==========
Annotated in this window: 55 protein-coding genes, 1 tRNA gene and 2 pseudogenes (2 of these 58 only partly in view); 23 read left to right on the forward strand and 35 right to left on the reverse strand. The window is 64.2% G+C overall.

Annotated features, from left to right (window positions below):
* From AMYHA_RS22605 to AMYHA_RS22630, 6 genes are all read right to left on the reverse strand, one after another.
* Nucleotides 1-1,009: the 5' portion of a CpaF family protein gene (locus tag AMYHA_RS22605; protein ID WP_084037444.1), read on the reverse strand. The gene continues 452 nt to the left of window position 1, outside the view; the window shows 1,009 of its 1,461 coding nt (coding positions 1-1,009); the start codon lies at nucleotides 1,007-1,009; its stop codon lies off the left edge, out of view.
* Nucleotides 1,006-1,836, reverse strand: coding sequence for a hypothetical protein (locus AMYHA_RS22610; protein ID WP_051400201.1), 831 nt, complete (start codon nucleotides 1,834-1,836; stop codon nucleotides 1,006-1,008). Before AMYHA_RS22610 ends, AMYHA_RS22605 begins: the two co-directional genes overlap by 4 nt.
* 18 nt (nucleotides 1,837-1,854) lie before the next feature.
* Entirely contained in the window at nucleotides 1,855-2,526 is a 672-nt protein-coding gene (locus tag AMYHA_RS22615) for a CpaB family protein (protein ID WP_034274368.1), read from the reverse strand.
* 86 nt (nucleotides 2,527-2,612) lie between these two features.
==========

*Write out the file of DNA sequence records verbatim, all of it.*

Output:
Annotated in this window: 55 protein-coding genes, 1 tRNA gene and 2 pseudogenes (2 of these 58 only partly in view); 23 read left to right on the forward strand and 35 right to left on the reverse strand. The window is 64.2% G+C overall.

Annotated features, from left to right (window positions below):
* From AMYHA_RS22605 to AMYHA_RS22630, 6 genes are all read right to left on the reverse strand, one after another.
* Nucleotides 1-1,009: the 5' portion of a CpaF family protein gene (locus tag AMYHA_RS22605; protein ID WP_084037444.1), read on the reverse strand. The gene continues 452 nt to the left of window position 1, outside the view; the window shows 1,009 of its 1,461 coding nt (coding positions 1-1,009); the start codon lies at nucleotides 1,007-1,009; its stop codon lies off the left edge, out of view.
* Nucleotides 1,006-1,836, reverse strand: coding sequence for a hypothetical protein (locus AMYHA_RS22610; protein ID WP_051400201.1), 831 nt, complete (start codon nucleotides 1,834-1,836; stop codon nucleotides 1,006-1,008). Before AMYHA_RS22610 ends, AMYHA_RS22605 begins: the two co-directional genes overlap by 4 nt.
* 18 nt (nucleotides 1,837-1,854) lie before the next feature.
* Entirely contained in the window at nucleotides 1,855-2,526 is a 672-nt protein-coding gene (locus tag AMYHA_RS22615) for a CpaB family protein (protein ID WP_034274368.1), read from the reverse strand.
* 86 nt (nucleotides 2,527-2,612) lie between these two features.